Shootings shock city; religious leaders search for answers

Record Editor

This makeshift shrine was erected near the corner of 32nd and Kentucky streets at the site where 24-year-old Makeba Lee was shot and killed May 17 in Louisville’s Parkland neighborhood. Lee was one of three people who died in shootings that day, and the violence in recent weeks has galvanized community and religious leaders into talking about ways to help our wounded city. (Record Photo by Glenn Rutherford)

After the May 17 shootings that left three people dead and three others wounded, the city’s leaders — including representatives of the Catholic Church — began looking for ways to respond to what has become all-too-frequent street violence.

Last Thursday’s shootings on 32nd Street were just the latest in what has been a particularly violent prelude to summer. Ten shootings have occurred in the last two weeks — all of them within a 20-block area in the city’s west side. On the very next day, May 18, two young men began shooting at each other near Shawnee High School shortly after noon.

That situation resulted in the Louisville Metro Police Department deploying its SWAT — Special Weapons and Tactics — team, but it ended peacefully with an arrest. Then there were two more shootings over the weekend and early in the week that resulted in one additional death.

Archbishop Joseph E. Kurtz responded to last week’s events in a statement released May 18. It said:

“On behalf of all Catholics, I extend my deepest sympathy to the families of those who have been touched by the recent violence in West Louisville. Please know that our prayers are with you as you struggle with the senseless loss of those you love.

“I join with all in our community in a deep sadness about this loss of life,” his statement said. Then it quoted the U.S. Conference of Catholic Bishops’ 1994 publication called “Confronting a Culture of Violence: A Catholic Framework for Action” which said “Our families are torn by violence. Our communities are destroyed by violence. Our faith is tested by violence.”

The archbishop said he joined “people of faith and good will in seeking to promote peace within our neighborhoods.”

“I pray that joint efforts among our parishes and congregations, social service and civic agencies, and all of the fine ecumenical and interfaith activities in our community can work together to address and prevent what we have seen over the past several weeks,” he said. “Ultimately the best antidote to violence is hope, along with determined efforts to instill a deep respect for human dignity and a commitment to solidarity and the common good.”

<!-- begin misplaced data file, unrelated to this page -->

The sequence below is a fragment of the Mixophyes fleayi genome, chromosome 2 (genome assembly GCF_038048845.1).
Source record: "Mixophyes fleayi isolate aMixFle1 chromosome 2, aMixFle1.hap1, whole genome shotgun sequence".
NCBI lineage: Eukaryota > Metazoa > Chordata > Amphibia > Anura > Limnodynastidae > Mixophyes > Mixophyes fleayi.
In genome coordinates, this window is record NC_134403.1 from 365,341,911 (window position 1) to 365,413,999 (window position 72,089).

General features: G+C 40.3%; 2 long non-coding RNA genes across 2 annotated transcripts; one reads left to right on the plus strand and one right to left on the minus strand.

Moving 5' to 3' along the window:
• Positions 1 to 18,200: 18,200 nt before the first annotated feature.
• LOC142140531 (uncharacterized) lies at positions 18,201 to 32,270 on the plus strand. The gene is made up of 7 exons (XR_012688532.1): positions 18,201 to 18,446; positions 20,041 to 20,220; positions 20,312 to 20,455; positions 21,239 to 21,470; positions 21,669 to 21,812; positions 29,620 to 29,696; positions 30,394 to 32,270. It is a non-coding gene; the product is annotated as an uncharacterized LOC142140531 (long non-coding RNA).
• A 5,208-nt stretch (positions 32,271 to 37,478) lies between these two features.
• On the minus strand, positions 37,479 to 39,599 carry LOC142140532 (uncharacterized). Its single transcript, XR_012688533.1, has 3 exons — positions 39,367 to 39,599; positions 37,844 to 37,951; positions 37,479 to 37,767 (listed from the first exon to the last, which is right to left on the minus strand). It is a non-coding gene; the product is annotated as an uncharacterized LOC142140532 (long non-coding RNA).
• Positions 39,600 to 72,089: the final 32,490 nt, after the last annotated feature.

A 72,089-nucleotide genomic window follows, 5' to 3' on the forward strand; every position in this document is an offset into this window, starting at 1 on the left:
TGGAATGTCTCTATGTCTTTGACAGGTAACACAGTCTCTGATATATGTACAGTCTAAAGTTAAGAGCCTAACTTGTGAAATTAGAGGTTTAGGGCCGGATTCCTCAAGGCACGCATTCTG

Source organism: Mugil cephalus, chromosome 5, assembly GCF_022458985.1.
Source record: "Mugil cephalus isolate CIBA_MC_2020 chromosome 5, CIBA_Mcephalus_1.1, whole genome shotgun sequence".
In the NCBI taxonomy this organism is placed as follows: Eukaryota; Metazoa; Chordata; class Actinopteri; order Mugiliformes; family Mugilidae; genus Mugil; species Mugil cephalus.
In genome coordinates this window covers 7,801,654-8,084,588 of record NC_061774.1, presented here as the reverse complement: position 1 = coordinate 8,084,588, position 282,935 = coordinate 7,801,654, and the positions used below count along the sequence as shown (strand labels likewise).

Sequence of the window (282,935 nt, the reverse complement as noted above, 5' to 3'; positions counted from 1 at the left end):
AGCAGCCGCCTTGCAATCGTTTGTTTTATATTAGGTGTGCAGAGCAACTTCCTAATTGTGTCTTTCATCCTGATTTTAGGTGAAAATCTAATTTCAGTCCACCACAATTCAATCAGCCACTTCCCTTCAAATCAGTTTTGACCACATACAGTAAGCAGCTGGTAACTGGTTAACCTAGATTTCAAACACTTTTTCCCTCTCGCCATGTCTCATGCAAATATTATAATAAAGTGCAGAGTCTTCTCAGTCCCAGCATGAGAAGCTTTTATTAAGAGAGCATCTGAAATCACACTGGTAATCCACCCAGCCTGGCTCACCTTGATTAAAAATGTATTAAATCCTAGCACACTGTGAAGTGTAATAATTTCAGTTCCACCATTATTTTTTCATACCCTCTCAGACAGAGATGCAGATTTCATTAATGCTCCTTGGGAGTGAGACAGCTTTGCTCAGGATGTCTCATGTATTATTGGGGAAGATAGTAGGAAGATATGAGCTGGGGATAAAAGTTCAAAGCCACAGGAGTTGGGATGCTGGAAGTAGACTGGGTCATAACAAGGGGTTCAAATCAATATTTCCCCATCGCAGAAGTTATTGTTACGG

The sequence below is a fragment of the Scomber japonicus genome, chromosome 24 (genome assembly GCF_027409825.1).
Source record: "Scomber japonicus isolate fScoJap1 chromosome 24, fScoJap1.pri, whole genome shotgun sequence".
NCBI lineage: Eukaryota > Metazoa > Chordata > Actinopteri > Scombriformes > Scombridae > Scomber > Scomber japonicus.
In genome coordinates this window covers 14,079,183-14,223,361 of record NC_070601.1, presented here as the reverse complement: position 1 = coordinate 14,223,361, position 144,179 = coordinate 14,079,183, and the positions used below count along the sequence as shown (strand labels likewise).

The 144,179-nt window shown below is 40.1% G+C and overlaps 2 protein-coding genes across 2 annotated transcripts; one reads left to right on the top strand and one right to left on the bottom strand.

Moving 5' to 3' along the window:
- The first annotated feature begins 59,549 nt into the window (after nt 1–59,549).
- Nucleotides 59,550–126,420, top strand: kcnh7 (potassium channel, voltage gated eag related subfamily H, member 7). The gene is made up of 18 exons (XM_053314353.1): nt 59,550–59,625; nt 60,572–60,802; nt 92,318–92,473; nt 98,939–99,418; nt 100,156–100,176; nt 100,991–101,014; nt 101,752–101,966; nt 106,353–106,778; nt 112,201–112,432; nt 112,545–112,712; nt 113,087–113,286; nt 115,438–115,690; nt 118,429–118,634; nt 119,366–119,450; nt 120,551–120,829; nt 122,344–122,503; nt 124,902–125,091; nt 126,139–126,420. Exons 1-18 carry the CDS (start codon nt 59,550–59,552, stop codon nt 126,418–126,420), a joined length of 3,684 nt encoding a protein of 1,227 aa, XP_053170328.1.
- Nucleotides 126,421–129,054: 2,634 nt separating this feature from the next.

Father John T. Judie, pastor of both Immaculate Heart of Mary Church on 34th Street and Christ the King Church 10 blocks further west, noted that street violence — especially gun violence — isn’t a problem for just a single neighborhood. It’s a problem for the entire city, he said, and it will take the efforts of the city as a whole to find a solution.

Deacon James R. Turner, pastoral administrator at St. Augustine and St. Martin de Porres churches agreed.

“People who have this happen in their community don’t want it to occur there any more than anyone else wants it in their neighborhood,” he said in a telephone interview May 18. “It takes every individual — it takes the entire community — working to deflate this kind of thing.”

Father Judie suggested that the first thing the people of the Archdiocese of Louisville — and the city as a whole — can do is to pray. “We need to ask God to intervene in this human situation,” he said, “this violence that affects us in so many wrong, negative and destructive ways.

“We need to employ the power of prayer more often and more strongly,” he suggested. “This is an issue that is obviously a lot bigger than people’s human reasoning power.”

Father Judie also noted that Louisville is a small, close-knit community, one that has been frightened and shocked by the continuing violence. “You cannot imagine the number of people who are related or close to those involved in this issue,” he said. “We have to pray that there is no sense of a need for retaliation or vengeance. We have to pray that it doesn’t spin even further out of control.”

The second thing the community should do in response to this outbreak of gun violence is to “look seriously at the different layers of what’s happening in society that contribute to this type of thing,” he suggested. “There’s always a story behind it; we need to look at what brought things to this point, and I’m sure there were lots of contributing factors.”

But this much is certain, he noted: A child has, in a matter of a few pulls on a trigger, become an orphan.

“There are indications that this was a stable, intact family situation,” the priest noted. “We have, at this time in our history, a lot of children being brought into the world by parents who aren’t married. That’s common across the nation.”

And it’s just one of a series of cultural situations that contribute to lives that are less than stable and sometimes prone to a sub-culture of violent activity.

“It’s not just a West End issue,” Father Judie noted. “I spent 10 years (at a parish) in the East End, so I know there is violence there, too. There is violence in all parts of this city.”

But when shootings or other tragedies occur in neighborhoods other than our own, he said, “people often don’t see the need to call themselves into prayer.”

We all need to share concern and assume responsibility for fixing the factors that lead to violence on our streets, he said.

“No one is exempt,” Father Judie added. “We’re all in this together.”

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